The Fish That Ate the Whale
'The Fish That Ate the Whale' is an elegantly written cautionary tale about how hubris can destroy a powerful company.
(Page 2 of 3)
United Fruit’s march to prominence – and monopoly – was due to the efforts of three men: New Englander Lorenzo Baker, who developed banana fields in Central and South America; Boston Fruit’s Andrew Preston; and Brooklyn-born Minor Keith, who constructed the first cross-Panama railroad and planted the first banana “rhizomes” in the region. In 1899, Baker, Preston, and Keith sealed a partnership that created United Fruit. Zemurray, as he moved into the business, joined forces with Mobile native Ashbell Hubbard, who had his own contract with United Fruit. Together, with Zemurray’s $20,000 investment, the two men acquired two smaller companies, Cuyamel Fruit Co., and Thatcher Brothers, the latter of which provided the new enterprise with steamships. This put the young company squarely in United Fruit’s crosshairs, and, as Cohen makes clear, the emerging colossus dealt with competitors in only two ways: “absorb or crush.” Zemurray was not about to be crushed.Skip to next paragraph
Subscribe Today to the Monitor
Having moved to New Orleans in 1905, four years before United Fruit would win a Supreme Court case alleging that they had violated the Sherman Antitrust Act, Zemurray met Jake “The Parrot King” Weinberger, an itinerant merchant who had extensive knowledge of Central America. (Zemurray would later marry Jake’s daughter Sarah). In 1910, Zemurray traveled to Honduras, where he bought 5,000 acres of land and met “characters” such as fugitive Texas embezzler William Sidney Porter (the author O. Henry). Zemurray found he was easily able to “grease the skids” of his enterprise by bribing officials of the heavily indebted Dávila government and by paying for Washington lobbyists to kill a plan by US Secretary of State Philander Knox to place a duty on all imports, bananas included.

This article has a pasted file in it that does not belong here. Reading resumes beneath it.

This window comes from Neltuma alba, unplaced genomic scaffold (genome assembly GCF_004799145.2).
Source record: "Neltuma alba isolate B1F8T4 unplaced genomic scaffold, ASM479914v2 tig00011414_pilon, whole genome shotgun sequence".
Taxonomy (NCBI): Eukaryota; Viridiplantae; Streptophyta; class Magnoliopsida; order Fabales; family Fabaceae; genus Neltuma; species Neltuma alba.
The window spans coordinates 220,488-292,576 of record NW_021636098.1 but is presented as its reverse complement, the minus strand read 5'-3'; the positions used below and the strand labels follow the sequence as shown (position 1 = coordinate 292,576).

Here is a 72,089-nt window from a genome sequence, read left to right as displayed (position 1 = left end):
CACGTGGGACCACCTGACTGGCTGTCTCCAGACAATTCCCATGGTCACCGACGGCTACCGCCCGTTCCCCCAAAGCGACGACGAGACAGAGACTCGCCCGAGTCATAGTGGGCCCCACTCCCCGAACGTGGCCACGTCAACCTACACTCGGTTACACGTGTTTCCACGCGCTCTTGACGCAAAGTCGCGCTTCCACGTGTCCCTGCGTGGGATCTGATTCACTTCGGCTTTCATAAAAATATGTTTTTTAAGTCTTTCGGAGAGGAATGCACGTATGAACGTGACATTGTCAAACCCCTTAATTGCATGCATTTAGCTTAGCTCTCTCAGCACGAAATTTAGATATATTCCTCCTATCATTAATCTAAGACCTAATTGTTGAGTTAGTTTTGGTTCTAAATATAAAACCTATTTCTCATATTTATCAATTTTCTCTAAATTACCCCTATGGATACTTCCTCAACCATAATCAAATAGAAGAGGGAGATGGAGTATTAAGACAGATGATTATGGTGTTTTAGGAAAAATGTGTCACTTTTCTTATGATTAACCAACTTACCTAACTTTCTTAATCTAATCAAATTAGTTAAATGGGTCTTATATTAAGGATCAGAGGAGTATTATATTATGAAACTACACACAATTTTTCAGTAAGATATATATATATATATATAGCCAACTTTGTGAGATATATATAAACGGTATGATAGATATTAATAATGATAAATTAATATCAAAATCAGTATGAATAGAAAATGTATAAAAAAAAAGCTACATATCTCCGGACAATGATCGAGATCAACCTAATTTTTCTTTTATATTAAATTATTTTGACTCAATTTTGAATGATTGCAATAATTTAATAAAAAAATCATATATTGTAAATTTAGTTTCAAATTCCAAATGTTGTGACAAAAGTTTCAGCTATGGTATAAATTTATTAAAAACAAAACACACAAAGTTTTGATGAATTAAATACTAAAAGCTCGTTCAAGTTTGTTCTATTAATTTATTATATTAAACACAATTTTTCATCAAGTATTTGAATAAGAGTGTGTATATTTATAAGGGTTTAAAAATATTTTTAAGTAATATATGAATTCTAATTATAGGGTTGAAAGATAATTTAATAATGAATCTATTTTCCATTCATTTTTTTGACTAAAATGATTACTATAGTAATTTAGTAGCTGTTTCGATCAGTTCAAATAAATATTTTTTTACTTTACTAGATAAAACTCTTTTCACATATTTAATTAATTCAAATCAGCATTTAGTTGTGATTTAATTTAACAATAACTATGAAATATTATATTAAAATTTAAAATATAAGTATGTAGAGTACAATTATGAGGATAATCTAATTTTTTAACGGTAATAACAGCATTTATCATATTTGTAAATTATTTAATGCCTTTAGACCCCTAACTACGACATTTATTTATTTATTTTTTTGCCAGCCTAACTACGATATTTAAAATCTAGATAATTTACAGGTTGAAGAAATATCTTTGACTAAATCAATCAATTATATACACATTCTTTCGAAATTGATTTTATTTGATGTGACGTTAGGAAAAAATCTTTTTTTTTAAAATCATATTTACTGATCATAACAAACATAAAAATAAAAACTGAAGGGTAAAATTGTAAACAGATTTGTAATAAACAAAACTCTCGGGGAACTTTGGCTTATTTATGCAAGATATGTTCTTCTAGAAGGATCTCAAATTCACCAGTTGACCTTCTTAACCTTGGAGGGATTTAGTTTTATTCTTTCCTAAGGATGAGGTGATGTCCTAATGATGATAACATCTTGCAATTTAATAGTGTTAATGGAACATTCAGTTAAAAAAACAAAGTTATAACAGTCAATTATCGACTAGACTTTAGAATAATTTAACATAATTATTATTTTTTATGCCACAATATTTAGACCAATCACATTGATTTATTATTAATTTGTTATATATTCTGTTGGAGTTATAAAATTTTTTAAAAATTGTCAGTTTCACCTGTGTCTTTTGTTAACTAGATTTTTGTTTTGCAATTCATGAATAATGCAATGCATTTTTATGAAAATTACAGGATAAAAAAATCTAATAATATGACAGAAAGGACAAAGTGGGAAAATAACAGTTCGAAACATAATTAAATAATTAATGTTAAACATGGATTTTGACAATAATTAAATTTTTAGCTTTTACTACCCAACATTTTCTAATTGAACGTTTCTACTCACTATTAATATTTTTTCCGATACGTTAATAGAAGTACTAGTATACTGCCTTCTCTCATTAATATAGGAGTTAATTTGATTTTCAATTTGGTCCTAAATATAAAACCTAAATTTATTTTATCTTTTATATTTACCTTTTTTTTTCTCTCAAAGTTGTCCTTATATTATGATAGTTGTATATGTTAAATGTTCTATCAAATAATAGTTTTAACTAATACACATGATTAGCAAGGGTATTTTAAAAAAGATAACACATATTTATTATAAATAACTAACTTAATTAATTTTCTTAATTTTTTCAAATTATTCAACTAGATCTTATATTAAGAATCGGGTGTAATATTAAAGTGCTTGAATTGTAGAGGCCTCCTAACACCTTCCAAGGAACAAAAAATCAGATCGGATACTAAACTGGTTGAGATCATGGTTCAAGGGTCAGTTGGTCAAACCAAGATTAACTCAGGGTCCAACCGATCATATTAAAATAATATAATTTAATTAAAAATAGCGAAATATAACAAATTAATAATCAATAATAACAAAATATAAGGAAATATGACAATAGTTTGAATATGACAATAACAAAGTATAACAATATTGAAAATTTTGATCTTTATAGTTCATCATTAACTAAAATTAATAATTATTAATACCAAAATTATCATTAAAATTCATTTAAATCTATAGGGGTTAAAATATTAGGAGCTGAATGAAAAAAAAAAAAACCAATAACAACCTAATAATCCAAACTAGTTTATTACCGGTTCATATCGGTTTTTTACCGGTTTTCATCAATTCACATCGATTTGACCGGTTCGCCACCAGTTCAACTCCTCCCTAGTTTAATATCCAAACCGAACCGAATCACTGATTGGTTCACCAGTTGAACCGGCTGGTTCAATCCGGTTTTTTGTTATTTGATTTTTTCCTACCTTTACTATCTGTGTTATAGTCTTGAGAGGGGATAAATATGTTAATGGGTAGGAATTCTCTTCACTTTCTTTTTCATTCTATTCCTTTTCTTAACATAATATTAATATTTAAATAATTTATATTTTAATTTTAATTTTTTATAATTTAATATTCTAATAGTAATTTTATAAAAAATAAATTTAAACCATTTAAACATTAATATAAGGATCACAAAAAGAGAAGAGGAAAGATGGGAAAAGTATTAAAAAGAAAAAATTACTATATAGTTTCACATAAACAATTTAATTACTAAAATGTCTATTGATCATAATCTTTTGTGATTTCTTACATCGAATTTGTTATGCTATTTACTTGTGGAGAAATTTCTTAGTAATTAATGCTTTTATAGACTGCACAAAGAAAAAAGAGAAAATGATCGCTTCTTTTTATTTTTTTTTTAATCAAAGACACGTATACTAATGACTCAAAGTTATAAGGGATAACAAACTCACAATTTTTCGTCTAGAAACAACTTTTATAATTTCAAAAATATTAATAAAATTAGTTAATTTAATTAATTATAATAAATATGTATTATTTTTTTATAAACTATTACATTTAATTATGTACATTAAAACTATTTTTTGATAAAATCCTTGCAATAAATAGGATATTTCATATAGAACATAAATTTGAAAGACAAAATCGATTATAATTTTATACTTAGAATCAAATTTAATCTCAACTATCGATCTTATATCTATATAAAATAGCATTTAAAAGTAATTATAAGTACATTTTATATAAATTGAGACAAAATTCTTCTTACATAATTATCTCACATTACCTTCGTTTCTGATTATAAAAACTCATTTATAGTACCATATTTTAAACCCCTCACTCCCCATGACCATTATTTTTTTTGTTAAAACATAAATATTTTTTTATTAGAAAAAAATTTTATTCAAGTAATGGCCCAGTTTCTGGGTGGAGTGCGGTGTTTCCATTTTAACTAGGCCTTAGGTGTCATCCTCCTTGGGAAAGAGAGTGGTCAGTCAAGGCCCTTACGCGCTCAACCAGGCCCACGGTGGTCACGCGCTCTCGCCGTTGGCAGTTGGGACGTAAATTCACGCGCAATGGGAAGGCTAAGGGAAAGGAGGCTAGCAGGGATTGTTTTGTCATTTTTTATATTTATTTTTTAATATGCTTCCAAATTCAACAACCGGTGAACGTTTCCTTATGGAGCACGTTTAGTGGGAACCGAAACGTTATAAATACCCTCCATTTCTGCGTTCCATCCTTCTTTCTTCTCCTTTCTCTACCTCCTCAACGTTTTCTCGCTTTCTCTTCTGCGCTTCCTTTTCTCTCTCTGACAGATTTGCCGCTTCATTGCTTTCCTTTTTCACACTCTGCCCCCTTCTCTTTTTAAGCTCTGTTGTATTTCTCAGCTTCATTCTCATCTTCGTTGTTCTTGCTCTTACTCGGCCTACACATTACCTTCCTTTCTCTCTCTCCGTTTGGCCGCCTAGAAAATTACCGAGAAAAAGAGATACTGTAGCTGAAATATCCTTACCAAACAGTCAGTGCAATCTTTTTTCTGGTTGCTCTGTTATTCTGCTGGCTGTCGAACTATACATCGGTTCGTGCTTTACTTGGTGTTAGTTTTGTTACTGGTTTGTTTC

Finally Zemurray decided to quietly overthrow the Honduran government. The new leader, General Manuel Bonilla, gave Zemurray essentially a free hand in expanding his business interests in the country.
The inevitable “banana war,” as Cohen describes it, pitted Zemurray, the “gringo” who rode with the roughnecks of the isthmus, against the starch-collared Brahmins of Boston of United Fruit, who seemed to operate from another planet. They sought to cut off Zemurray’s supply chain but, seeing that Zemurray was unrelenting, they arrived at a deal, brokered by United Fruit board member Bradley Palmer, that offered Zemurray 300,000 shares of United Fruit stock to leave the banana trade. Zemurray accepted but – still volatile, restless, and driven – he was nowhere near ready to relax and rest on his laurels. As Cohen sums up his world view: “Show me a happy man, and I will show you a man who is getting nothing accomplished in the world.”
The board of United Fruit were from Boston’s business elite. They had little use for this hard-headed and raving Russian. Zemurray, seeing the value of his United Fruit stock dwindle from $30 million initially to $3 million in 1932, spent the months before United Fruit's January, 1933, board meeting secretly gathering voting proxies against the United Fruit board. At that winter’s meeting, Zemurray made a personal appeal, saying the board had continually ignored his advice. At the end of it, board chairman Daniel Gould Wing sneered at him, saying, “Unfortunately, Mr. Zemurray, I can’t understand a word of what you say.” Zemurray then angrily left the room and returned with the large sack of proxies, which he threw on the table, saying “You're fired! Can you understand that, Mr. Chairman?” In the Central American isthmus, the demoralized population viewed Zemurray’s ascent to the head of United Fruit as a godsend. But Boston’s anti-Semetic gentry had reserved one last insult. As a Jew, Zemurray was essentially blackballed in the city, and when homeowners wouldn’t sell to him, he gave up, taking an apartment in the Ritz Carlton instead.